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US long-term mortgage rates have hit a six-month high

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Although inflation doesn't have a direct effect on rates, they tend to move in tandem. As inflation rises mortgage rates tend to follow. Adobe Stock

After a brief retreat last week, mortgage rates resumed their ascent.

According to the latest data Freddie Mac released Thursday, the 30-year fixed-rate average climbed to 3.05% percent with an average 0.7 point. (Points are fees paid to a lender equal to 1 percent of the loan amount. They are in addition to the interest rate.) It was 2.99 percent a week ago and 2.81 percent a year ago. The 30-year fixed-rate hasn’t been this high since April.

Freddie Mac, the federally chartered mortgage investor, aggregates rates from around 80 lenders across the country to come up with weekly national averages. The survey is based on home purchase mortgages. Rates for refinances may be different. It uses rates for high-quality borrowers with strong credit scores and large down payments. Because of the criteria, these rates are not available to every borrower.

The 15-year fixed-rate average jumped to 2.3 percent with an average 0.7 point. It was 2.23 percent a week ago and 2.35 percent a year ago. The five-year adjustable-rate average rose to 2.55 percent with an average 0.2 point. It was 2.52 percent a week ago and 2.9v a year ago.

“Mortgage rates steadily increased this week, ending the week moderately higher,” Paul Thomas, vice president of capital markets at Zillow, wrote in an e-mail. “The September jobs report, released last Friday, was generally viewed as ‘meeting the bar’ for the Federal Reserve to begin tapering asset purchases. Minutes from the September Federal Open Market Committee (FOMC) continue to point toward tapering starting at the end of the year, in line with current market expectations, which may jolt rates higher entering the new year.”

Minutes from the Federal Reserve’s September meeting released this week and recent comments by Fed officials seem to indicate the central bank will begin reducing, or tapering, its bond-buying program soon. Although some observers wondered whether this month’s disappointing employment report would cause a delay, the Fed appears to be signaling that it is moving forward with tapering, possibly as early as next month.

James Bullard, St. Louis Federal Reserve president, told CNBC that he supports starting the taper in November. Raphael Bostic, Atlanta Federal Reserve president, told the Financial Times he would “be comfortable starting in November.”

For the past 18 months, the Fed has been buying $120 billion each month in Treasurys and mortgage-backed securities. The central bank’s ongoing intervention in the market has kept mortgage rates low.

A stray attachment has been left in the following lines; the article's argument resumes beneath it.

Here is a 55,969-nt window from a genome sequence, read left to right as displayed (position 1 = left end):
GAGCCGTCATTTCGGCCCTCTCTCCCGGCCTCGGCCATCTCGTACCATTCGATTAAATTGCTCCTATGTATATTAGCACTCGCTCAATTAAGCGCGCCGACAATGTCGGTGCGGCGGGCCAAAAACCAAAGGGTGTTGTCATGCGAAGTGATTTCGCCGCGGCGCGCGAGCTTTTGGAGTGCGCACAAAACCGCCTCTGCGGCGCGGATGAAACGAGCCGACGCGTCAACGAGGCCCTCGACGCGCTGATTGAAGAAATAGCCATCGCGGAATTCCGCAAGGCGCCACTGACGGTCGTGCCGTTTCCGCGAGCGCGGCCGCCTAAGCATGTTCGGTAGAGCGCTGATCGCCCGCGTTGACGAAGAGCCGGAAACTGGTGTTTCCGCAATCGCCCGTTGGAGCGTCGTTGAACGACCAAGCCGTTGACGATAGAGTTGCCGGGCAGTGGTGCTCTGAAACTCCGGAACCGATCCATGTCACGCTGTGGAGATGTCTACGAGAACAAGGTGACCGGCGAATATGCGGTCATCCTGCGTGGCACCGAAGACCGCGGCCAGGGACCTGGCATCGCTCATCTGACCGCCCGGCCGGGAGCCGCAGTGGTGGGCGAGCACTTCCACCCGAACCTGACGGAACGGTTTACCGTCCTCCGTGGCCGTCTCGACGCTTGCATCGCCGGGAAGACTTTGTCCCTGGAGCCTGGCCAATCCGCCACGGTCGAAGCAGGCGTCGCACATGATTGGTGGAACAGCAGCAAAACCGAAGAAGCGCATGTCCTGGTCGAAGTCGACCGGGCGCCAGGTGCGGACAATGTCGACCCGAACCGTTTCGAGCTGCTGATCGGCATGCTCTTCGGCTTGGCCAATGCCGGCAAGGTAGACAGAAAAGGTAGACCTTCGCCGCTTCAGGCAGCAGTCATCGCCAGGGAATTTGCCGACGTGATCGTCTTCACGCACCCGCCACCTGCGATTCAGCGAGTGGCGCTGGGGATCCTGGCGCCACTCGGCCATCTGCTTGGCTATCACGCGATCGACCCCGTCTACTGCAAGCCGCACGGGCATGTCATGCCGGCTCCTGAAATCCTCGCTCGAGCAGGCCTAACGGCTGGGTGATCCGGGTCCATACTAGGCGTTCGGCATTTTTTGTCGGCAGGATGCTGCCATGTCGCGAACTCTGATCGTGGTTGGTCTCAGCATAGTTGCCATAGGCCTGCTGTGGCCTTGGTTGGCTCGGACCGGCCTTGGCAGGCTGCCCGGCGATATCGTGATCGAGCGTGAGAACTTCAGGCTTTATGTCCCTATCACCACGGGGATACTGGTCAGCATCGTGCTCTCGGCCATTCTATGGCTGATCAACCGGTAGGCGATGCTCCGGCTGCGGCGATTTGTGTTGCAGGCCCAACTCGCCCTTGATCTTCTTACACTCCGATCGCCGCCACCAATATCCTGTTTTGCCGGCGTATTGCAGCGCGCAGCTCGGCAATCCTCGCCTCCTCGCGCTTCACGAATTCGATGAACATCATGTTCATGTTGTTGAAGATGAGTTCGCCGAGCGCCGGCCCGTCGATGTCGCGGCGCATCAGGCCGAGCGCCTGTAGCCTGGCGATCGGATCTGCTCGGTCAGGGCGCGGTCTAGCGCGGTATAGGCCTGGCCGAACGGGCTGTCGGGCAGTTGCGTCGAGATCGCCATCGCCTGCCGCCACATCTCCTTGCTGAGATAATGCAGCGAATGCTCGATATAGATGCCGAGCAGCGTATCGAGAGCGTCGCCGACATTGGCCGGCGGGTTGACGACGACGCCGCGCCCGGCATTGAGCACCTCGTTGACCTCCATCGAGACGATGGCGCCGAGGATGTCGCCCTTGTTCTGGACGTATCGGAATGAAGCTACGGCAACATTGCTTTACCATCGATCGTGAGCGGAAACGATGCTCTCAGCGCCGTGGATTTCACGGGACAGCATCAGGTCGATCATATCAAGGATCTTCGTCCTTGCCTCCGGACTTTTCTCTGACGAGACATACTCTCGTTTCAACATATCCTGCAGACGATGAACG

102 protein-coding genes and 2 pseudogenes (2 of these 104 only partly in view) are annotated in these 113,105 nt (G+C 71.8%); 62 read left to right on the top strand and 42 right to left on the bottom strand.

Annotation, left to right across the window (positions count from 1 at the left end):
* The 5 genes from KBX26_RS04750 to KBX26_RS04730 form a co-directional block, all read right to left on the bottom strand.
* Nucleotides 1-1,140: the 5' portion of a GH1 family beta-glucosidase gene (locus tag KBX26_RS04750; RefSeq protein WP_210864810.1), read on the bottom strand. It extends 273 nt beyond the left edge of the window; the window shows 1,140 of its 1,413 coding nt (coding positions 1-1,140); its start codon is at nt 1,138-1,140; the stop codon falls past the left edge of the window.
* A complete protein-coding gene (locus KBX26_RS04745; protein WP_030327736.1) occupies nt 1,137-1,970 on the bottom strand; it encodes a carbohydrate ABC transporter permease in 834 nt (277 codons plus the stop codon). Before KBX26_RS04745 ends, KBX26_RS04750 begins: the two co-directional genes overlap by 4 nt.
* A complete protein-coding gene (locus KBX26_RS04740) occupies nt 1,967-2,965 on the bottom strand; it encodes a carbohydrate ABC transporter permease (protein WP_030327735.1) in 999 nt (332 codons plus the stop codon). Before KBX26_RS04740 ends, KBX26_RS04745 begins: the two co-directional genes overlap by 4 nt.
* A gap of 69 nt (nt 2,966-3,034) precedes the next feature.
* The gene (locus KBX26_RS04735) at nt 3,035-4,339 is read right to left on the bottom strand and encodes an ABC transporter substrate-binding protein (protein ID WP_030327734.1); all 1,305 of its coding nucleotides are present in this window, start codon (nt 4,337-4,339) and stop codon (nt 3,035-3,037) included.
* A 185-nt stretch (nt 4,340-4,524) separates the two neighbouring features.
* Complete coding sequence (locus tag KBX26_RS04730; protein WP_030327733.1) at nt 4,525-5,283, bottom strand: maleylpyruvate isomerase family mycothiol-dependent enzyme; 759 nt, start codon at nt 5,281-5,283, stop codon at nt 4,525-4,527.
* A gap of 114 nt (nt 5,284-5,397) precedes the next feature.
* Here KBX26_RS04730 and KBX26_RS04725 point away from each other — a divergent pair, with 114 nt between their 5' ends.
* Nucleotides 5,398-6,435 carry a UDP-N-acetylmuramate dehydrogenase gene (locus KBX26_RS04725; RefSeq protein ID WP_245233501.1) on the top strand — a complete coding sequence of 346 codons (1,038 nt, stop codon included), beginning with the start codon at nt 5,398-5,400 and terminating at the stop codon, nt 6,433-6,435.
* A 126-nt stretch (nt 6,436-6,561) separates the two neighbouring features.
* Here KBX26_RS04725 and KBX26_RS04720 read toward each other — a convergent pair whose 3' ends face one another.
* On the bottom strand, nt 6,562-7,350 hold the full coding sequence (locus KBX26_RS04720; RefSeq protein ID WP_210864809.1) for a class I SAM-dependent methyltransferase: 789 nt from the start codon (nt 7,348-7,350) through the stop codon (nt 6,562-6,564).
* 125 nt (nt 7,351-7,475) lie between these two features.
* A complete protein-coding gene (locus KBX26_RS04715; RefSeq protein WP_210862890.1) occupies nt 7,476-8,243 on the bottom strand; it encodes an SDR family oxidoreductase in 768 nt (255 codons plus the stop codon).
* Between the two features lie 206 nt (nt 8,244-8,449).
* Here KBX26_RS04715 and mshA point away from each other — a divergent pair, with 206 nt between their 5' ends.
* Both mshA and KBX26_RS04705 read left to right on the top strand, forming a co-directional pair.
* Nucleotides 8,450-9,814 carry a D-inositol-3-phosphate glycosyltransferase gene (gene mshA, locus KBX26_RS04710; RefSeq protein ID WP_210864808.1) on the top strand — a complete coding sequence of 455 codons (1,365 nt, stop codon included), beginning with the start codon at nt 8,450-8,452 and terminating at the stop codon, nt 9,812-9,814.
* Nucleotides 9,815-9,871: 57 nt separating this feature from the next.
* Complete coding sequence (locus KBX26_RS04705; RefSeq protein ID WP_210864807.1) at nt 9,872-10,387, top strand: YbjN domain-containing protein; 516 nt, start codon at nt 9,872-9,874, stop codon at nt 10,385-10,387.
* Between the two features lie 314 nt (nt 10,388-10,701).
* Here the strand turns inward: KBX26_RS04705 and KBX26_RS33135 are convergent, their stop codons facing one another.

The last time the Fed tapered its asset purchases, following the Great Recession, mortgage rates shot sharply higher. Even though Fed officials seem to be trying this time to avoid another “taper tantrum” by giving markets ample notice of their intentions, most observers expect rates to move higher.

Besides the Fed’s moves, inflation is putting upward pressure on mortgage rates. Wednesday’s report from the Labor Department showed prices are continuing to rise. Although inflation doesn’t have a direct effect on rates, they tend to move in tandem. As inflation rises mortgage rates tend to follow.

“Mortgage rates have gone up in four of the past five weeks,” said Holden Lewis, home and mortgage specialist at NerdWallet. “Yes, we found out Friday that job growth was disappointing in September. But inflation is elevated, and the Federal Reserve is fixing to tighten monetary policy, and that combination is enough to push mortgage rates higher.”

But not everyone is convinced rates are headed higher right away. Bankrate.com, which puts out a weekly mortgage rate trend index, found more than half of the experts it surveyed predict rates will stay about the same in the coming week.

“With a couple of weeks between the inflation numbers and the next Federal Reserve meeting, bond yields and mortgage rates will take a breather,” said Greg McBride, chief financial analyst at Bankrate.com.

Meanwhile, mortgage applications were flat last week. According to the latest data from the Mortgage Bankers Association, the market composite index — a measure of total loan application volume — was 0.2 percent higher than a week earlier. The purchase index increased 2 percent, while the refinance index decreased 1 percent. The refinance share of mortgage activity accounted for 63.9v of applications.

“Rising mortgage rates and steep home-price appreciation continue to weigh on overall affordability, but interest in buying a home remains strong in most of the country,” said Bob Broeksmit, CMB, president and CEO of the Mortgage Bankers Association. “The 30-year fixed-mortgage rate has risen 15 basis points over the past month, causing an 11 percent decline in refinances during this time. MBA expects mortgage rates to be around 3.1 percent at the end of the year — up from 2.8 percent in December 2020.”

The MBA also released its mortgage credit availability index that showed credit availability increased in September. The MCAI rose 1.5 percent to 125.6 last month. An increase in the MCAI indicates lending standards are loosening, while a decrease signals they are tightening.

“Mortgage credit availability grew for the third straight month in September, reaching its highest level since May 2021,” said Joel Kan, an MBA economist. “Last month’s expansion was driven by a 4.5 percent increase in the conventional index, while the government index slightly decreased. Even with increases in seven out of nine months thus far in 2021, total credit availability is still around 30 percent less than it was in February 2020 before the pandemic.”

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